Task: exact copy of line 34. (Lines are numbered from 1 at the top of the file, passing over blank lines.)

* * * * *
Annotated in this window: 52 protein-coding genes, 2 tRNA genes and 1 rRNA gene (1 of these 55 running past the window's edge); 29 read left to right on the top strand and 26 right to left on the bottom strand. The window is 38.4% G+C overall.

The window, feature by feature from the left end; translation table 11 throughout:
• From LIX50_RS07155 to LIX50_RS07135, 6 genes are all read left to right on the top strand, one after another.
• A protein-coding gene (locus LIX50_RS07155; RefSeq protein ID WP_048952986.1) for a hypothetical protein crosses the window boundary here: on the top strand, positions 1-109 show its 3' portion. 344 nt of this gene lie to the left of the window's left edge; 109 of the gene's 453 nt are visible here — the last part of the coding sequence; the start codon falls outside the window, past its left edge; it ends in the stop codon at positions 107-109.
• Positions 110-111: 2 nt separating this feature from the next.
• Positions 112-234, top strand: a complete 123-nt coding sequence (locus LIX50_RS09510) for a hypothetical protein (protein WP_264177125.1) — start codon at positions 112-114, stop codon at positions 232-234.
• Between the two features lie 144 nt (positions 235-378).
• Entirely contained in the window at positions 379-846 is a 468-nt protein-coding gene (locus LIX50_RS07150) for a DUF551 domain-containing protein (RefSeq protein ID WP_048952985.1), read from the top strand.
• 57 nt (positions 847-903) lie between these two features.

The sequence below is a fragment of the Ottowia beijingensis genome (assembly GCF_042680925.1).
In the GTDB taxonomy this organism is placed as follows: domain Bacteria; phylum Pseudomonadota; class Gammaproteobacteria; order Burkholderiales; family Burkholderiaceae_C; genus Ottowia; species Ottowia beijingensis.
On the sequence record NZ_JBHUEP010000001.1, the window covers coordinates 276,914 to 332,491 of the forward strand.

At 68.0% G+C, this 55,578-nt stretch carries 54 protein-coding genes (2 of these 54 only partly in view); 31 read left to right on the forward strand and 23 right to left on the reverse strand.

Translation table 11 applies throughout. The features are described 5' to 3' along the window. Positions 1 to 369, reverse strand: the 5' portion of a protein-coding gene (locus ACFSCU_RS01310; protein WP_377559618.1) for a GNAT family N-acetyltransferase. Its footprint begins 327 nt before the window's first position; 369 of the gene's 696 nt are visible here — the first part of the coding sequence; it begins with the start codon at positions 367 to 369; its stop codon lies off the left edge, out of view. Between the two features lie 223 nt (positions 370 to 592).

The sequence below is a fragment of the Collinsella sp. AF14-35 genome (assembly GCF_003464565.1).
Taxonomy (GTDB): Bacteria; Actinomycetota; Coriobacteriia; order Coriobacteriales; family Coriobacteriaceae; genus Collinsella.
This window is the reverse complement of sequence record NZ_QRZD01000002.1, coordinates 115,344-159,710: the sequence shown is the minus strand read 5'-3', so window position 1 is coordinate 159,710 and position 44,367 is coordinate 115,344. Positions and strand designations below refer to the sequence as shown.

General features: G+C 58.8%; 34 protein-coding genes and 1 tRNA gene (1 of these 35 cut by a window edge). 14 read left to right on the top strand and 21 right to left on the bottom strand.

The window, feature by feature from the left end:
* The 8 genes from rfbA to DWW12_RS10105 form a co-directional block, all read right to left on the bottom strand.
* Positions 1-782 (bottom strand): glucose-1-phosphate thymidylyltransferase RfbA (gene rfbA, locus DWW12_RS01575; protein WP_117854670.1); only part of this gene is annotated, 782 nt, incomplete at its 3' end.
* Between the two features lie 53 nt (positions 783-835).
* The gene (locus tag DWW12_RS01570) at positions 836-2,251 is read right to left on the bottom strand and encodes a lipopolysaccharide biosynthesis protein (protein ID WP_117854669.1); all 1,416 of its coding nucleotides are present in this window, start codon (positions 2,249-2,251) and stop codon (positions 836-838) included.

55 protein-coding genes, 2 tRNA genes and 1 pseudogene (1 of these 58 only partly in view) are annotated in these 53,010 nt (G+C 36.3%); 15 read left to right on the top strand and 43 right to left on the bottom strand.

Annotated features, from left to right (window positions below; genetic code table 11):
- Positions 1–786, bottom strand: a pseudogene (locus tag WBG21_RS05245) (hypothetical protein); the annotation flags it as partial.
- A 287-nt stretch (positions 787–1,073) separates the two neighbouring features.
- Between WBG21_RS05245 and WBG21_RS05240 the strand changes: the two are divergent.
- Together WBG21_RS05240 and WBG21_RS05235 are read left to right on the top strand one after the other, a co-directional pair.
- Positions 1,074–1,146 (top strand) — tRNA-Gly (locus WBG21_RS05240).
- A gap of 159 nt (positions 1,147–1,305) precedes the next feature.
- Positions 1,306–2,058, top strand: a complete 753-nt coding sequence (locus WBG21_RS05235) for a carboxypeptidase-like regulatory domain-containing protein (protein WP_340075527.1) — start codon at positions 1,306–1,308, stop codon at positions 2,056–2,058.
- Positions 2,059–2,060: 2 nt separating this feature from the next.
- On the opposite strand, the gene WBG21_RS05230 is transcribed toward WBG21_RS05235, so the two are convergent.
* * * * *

- On the opposite strand, the gene WBG21_RS05230 is transcribed toward WBG21_RS05235, so the two are convergent.